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Archive for the ‘Hadoop’ Category

Pentaho, Hadoop, and Data Lakes

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Earlier this week, at Hadoop World in New York,  Pentaho announced availability of our first Hadoop release.

As part of the initial research into the Hadoop arena I talked to many companies that use Hadoop. Several common attributes and themes emerged from these meetings:

  • 80-90% of companies are dealing with structured or semi-structured data (not unstructured).
  • The source of the data is typically a single application or system.
  • The data is typically sub-transactional or non-transactional.
  • There are some known questions to ask of the data.
  • There are many unknown questions that will arise in the future.
  • There are multiple user communities that have questions of the data.
  • The data is of a scale or daily volume such that it won’t fit technically and/or economically into an RDBMS.

In the past the standard way to handle reporting and analysis of this data was to identify the most interesting attributes, and to aggregate these into a data mart. There are several problems with this approach:

  • Only a subset of the attributes are examined, so only pre-determined questions can be answered.
  • The data is aggregated so visibility into the lowest levels is lost

Based on the requirements above and the problems of the traditional solutions we have created a concept called the Data Lake to describe an optimal solution.

If you think of a datamart as a store of bottled water – cleansed and packaged and structured for easy consumption – the data lake is a large body of water in a more natural state. The contents of the data lake stream in from a source to fill the lake, and various users of the lake can come to examine, dive in, or take samples.

For more information on this concept you can watch a presentation on it here: Pentaho’s Big Data Architecture

Written by James

October 14, 2010 at 4:06 pm

Pentaho & Hadoop Webinar Tomorrow (June 9th)

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I’ll be presenting an informal webinar tomorrow to the Pentaho community about Pentaho’s Hadoop initiative.

I’m planning to cover:

  • Use cases for Hadoop and what needs Pentaho can solve
  • The risks and costs of Hadoop implementations
  • Architecture of Hadoop/Hive with and without Pentaho
  • Pentaho’s Hadoop roadmap
  • Demo of selected integration points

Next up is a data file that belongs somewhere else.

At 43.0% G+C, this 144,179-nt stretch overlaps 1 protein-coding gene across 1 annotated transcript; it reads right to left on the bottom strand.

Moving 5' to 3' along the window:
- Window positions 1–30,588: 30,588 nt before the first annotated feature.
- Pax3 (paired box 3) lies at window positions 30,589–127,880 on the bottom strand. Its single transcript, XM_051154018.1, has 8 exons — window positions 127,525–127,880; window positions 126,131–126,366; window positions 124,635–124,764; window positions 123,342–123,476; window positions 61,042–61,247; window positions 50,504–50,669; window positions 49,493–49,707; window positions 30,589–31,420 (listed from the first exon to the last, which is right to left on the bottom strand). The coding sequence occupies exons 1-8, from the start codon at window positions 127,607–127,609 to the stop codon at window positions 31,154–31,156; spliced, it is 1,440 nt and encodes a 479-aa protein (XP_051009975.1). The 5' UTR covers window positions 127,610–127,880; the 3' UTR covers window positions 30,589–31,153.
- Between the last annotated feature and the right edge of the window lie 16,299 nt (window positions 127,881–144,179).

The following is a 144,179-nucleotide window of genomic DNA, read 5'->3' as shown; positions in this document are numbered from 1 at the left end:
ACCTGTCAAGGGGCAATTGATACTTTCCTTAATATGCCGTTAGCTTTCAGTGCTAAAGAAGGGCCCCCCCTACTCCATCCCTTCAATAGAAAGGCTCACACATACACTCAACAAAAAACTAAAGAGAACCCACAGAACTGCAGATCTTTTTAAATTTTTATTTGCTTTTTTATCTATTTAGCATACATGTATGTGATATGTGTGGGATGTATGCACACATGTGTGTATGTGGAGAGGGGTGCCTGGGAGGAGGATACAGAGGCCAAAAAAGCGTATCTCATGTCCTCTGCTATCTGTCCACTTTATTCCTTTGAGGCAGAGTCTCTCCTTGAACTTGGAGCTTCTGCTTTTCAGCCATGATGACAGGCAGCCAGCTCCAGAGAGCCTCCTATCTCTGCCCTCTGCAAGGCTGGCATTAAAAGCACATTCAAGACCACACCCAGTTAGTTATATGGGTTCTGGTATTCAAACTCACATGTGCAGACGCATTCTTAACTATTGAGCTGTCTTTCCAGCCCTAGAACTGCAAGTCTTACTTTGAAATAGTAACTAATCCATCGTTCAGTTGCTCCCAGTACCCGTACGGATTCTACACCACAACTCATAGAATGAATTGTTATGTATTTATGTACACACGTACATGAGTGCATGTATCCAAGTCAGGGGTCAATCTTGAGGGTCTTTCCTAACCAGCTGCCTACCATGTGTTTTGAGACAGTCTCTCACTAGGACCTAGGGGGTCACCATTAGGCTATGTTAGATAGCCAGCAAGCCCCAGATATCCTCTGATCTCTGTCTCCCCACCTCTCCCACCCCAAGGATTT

• Cover some FAQs


June 9, 2010 10:00 am, Eastern Daylight Time (New York, GMT-04:00)
June 9, 2010 2:00 pm, (Reykjavik, GMT)
June 9, 2010 4:00 pm, Europe Summer Time (Paris, GMT+02:00)
June 10, 2010 12:00 am, Australia Eastern Standard Time (Sydney, GMT+10:00)



Written by James

June 8, 2010 at 6:33 pm

Pentaho and IBM Hadoop Announcements

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Last week, on the same day, both Pentaho and IBM made announcements about Hadoop support. There are several interesting things about this:

  • IBM’s announcement is a validation of Hadoop’s functionality, scalability and maturity. Good news.
  • Hadoop, being Java, will run on AIX, and on IBM hardware. In fact, Hadoop hurts the big iron vendors. Hadoop also, to some extent competes with IBM’s existing database offerings. But their announcement was made by their professional services group, not by their hardware or AIX groups. For IBM this is a services play.
  • IBM announced their own distro of Hadoop. This requires a significant development, packaging, testing, and support investment for IBM. They are going ‘all in’, to use a poker term. The exact motivation behind this has yet to be revealed. They are offering their own tools and extensions to Hadoop, which is fair enough, but this is possible without providing their own full distro. Only time will show how they are maintaining their internal fork or branch of Hadoop and whether any generic code contributions make it out of Big Blue into the Hadoop projects.
  • IBM is making a play for Big Data, which, in conjunction with their cloud/grid initiatives, makes perfect sense. When it comes to cloud computing, the cost of renting hardware is gradually converging with the price of electricity. But with the rise of the cloud, an existing problem is compounded. Web-based applications generate a wealth of event-based data. This data is hard enough to analyze when you have it on-premise, and it quickly eclipses the size of the transactional data. When this data is generated in a cloud environment, the problem is worse: you don’t even have the data locally, and moving it will cost you. IBM is attempting a land-grab: cloud + Hadoop + IBM services (with or without IBM hardware, OS, and databases). They are recognizing the fact that running apps in the cloud and storing data in the cloud are easy: but analyzing that data is harder and therefore more valuable.